It’s worth learning about the man who wrote this article.

Here is more:

Despite getting a hammering in the tech press, Microsoft’s Zune has had respectable sales last month according to data from market research firm NPD Group.

You can’t make this stuff up, or can you? Channel stuffing in this case.

Here is a story that Reuters published based on NPD regarding Microsoft’s Xbox 360. And guess what? Reuters withdrew the story shortly after it had been published. How come? Here is the explanation: “The Los Angeles story headlined “Microsoft’s Xbox 360 US sales top first Xbox–NPD” is withdrawn because the data supporting the story may be inaccurate. Reuters is waiting for an update from the company. A new story may be issued.”

Here is how the story appeared in Reuters at the time (under a slightly different headline):

Microsoft’s Xbox 360 US sales-NPD story withdrawn

The Los Angeles story headlined “Microsoft’s Xbox 360 US sales top first Xbox–NPD” is withdrawn because the data supporting the story may be inaccurate. Reuters is waiting for an update from the company. A new story may be issued.

Take from that what you will about NPD and Microsoft whenever this pair shows up in the same article. NPD loves to momentarily count how many products are forcibly pushed into the warehouses of specific stores (sometimes geographic preference, a la IDC). It’s one of the oldest tricks in the books, so it’s a lie, although technically it may not be, not even marginally.

Links 09/04/2009: “We’re Linux” Winner Announced, Sub-notebooks FUD Debunked

Posted in News Roundup at 6:10 pm by Dr. Roy Schestowitz

GNOME bluefish



  • Oldfields desktops go to Linux, Mac, and don’t look back

    ASX-listed Oldfields has reduced its IT spending from just over three per cent of gross revenue to 1.2 per cent, mainly by reducing its reliance on Windows.

  • Sun Board Meets, Discuss Next Steps in IBM Acquisition Attempt

    If all this works out, then IBM will be one of the luckiest companies in the world. eWeek has learned a lot of details regarding the IBM-sun acquisition talks, as well as that today, the Sun board is holding another meeting to discuss the talks. The outcome could be that IBM would buy Sun after all – but at a much lower price since Sun’s shares fell 25% after it had broken off the negotiations with IBM.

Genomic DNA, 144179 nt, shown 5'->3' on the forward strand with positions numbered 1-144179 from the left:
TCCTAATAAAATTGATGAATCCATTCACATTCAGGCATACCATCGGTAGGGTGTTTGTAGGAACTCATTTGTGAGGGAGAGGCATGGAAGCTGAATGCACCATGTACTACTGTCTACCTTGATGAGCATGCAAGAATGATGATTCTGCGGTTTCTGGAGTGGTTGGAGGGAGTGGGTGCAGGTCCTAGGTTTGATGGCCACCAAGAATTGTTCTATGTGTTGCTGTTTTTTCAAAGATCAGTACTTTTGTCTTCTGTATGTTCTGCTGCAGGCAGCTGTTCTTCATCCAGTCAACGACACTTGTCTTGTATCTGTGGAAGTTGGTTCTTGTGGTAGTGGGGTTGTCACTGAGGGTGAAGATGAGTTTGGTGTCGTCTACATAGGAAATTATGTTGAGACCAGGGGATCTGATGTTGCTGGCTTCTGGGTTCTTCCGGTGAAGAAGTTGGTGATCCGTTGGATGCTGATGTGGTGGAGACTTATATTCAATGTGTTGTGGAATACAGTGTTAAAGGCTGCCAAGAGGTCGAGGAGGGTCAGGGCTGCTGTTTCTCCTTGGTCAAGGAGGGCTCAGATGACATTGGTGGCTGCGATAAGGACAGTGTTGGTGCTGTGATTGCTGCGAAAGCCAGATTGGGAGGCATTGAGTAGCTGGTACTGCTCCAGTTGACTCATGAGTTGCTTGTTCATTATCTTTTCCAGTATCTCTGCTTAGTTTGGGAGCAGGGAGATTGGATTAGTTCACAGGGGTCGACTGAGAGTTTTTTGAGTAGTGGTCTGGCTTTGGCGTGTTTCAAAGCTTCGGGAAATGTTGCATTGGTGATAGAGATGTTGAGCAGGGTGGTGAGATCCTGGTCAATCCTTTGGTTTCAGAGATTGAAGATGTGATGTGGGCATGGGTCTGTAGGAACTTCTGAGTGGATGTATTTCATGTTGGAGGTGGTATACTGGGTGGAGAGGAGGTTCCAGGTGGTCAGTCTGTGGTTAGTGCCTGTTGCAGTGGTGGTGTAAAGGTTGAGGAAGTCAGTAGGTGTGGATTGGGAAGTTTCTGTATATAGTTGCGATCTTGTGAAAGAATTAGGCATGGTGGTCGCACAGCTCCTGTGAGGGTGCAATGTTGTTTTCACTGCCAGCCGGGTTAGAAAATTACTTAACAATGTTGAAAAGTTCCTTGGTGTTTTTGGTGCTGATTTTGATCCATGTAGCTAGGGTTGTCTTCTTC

• Making the Future Happen In Linux

    A consequence of Linux’s amazing growth is a growing new user population that is not accustomed to having any power. Folks, you have the power– you don’t have to sit around all sad because Linux is missing an application or feature that you need. What you do is roll up your sleeves and help make it happen, because that is how Linux works, and that is what makes Linux–and all Free and Open Source software– so good.

  • Latinamerican Free Software Installation Festival’2K9

    I have registered myself as an installer at the Latinamerican Free Software Installation Festival, a.k.a FLISoL (first time to work on a FLISoL ever, by the way). This year this event is going to take place on April 25th on many locations all around latinamerica.

  • Three Reasons Linux Will Win in the Future

    1. The Economy. “The economic downturn is more than just marketing hype for open-source and Linux as a way to cut costs,” says Zemlin.

    Right now, corporations large and small are actively consolidating IT infrastructures, Zemlin says, and free and open-source software is becoming increasingly attractive. Also, he says, a recession usually causes companies to re-think their age-old assumptions about their computing environments. They will be more likely to consider all the options when they think about software, server and workstation costs.

    2. Redefinition of the Desktop. You’ve heard it so many times, it’s become a running joke: This is the year of the Linux desktop.

  • Cost Replacing Functionality as Linux’s Appeal

    With a shrinking server market, financial services firms are porting more applications to Linux at the expense of Unix and other legacy platforms. While that has been an ongoing trend for many years, the motive has shifted in the past year from adding new functionality to reducing cost. That was the consensus at Monday’s annual Linux on Wall Street conference in New York.